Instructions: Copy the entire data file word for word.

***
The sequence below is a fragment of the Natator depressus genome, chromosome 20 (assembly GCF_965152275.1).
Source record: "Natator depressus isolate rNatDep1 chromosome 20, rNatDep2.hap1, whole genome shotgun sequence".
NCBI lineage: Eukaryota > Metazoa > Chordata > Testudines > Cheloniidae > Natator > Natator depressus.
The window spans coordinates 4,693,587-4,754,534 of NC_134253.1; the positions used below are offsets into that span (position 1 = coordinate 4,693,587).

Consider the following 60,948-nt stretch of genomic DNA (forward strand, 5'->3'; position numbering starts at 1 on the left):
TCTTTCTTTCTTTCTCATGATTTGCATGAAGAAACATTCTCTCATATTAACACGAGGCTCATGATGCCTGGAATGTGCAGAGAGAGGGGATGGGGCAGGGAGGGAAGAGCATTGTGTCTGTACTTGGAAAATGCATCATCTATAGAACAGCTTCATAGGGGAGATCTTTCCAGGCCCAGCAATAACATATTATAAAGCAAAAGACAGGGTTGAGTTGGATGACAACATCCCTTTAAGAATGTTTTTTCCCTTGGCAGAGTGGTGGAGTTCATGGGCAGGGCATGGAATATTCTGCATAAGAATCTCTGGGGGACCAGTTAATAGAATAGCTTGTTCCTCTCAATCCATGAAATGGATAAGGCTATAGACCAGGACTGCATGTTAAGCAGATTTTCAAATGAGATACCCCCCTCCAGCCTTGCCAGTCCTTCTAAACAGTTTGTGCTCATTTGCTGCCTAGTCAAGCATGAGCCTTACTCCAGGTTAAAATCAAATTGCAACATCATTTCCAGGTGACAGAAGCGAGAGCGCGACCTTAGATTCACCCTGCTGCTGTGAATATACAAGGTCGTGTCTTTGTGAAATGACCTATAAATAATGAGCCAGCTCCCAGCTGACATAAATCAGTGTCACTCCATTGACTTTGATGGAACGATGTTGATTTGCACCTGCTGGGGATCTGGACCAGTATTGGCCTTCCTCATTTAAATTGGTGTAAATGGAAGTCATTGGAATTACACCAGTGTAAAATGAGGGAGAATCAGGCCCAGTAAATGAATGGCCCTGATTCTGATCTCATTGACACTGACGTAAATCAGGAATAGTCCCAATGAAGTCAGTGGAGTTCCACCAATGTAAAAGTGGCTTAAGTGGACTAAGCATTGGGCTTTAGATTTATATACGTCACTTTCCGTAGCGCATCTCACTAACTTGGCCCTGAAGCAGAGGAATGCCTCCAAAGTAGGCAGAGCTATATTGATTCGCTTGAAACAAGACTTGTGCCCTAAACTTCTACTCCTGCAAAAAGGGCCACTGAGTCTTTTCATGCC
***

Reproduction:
The sequence below is a fragment of the Natator depressus genome, chromosome 20 (assembly GCF_965152275.1).
Source record: "Natator depressus isolate rNatDep1 chromosome 20, rNatDep2.hap1, whole genome shotgun sequence".
NCBI lineage: Eukaryota > Metazoa > Chordata > Testudines > Cheloniidae > Natator > Natator depressus.
The window spans coordinates 4,693,587-4,754,534 of NC_134253.1; the positions used below are offsets into that span (position 1 = coordinate 4,693,587).

Consider the following 60,948-nt stretch of genomic DNA (forward strand, 5'->3'; position numbering starts at 1 on the left):
TCTTTCTTTCTTTCTCATGATTTGCATGAAGAAACATTCTCTCATATTAACACGAGGCTCATGATGCCTGGAATGTGCAGAGAGAGGGGATGGGGCAGGGAGGGAAGAGCATTGTGTCTGTACTTGGAAAATGCATCATCTATAGAACAGCTTCATAGGGGAGATCTTTCCAGGCCCAGCAATAACATATTATAAAGCAAAAGACAGGGTTGAGTTGGATGACAACATCCCTTTAAGAATGTTTTTTCCCTTGGCAGAGTGGTGGAGTTCATGGGCAGGGCATGGAATATTCTGCATAAGAATCTCTGGGGGACCAGTTAATAGAATAGCTTGTTCCTCTCAATCCATGAAATGGATAAGGCTATAGACCAGGACTGCATGTTAAGCAGATTTTCAAATGAGATACCCCCCTCCAGCCTTGCCAGTCCTTCTAAACAGTTTGTGCTCATTTGCTGCCTAGTCAAGCATGAGCCTTACTCCAGGTTAAAATCAAATTGCAACATCATTTCCAGGTGACAGAAGCGAGAGCGCGACCTTAGATTCACCCTGCTGCTGTGAATATACAAGGTCGTGTCTTTGTGAAATGACCTATAAATAATGAGCCAGCTCCCAGCTGACATAAATCAGTGTCACTCCATTGACTTTGATGGAACGATGTTGATTTGCACCTGCTGGGGATCTGGACCAGTATTGGCCTTCCTCATTTAAATTGGTGTAAATGGAAGTCATTGGAATTACACCAGTGTAAAATGAGGGAGAATCAGGCCCAGTAAATGAATGGCCCTGATTCTGATCTCATTGACACTGACGTAAATCAGGAATAGTCCCAATGAAGTCAGTGGAGTTCCACCAATGTAAAAGTGGCTTAAGTGGACTAAGCATTGGGCTTTAGATTTATATACGTCACTTTCCGTAGCGCATCTCACTAACTTGGCCCTGAAGCAGAGGAATGCCTCCAAAGTAGGCAGAGCTATATTGATTCGCTTGAAACAAGACTTGTGCCCTAAACTTCTACTCCTGCAAAAAGGGCCACTGAGTCTTTTCATGCC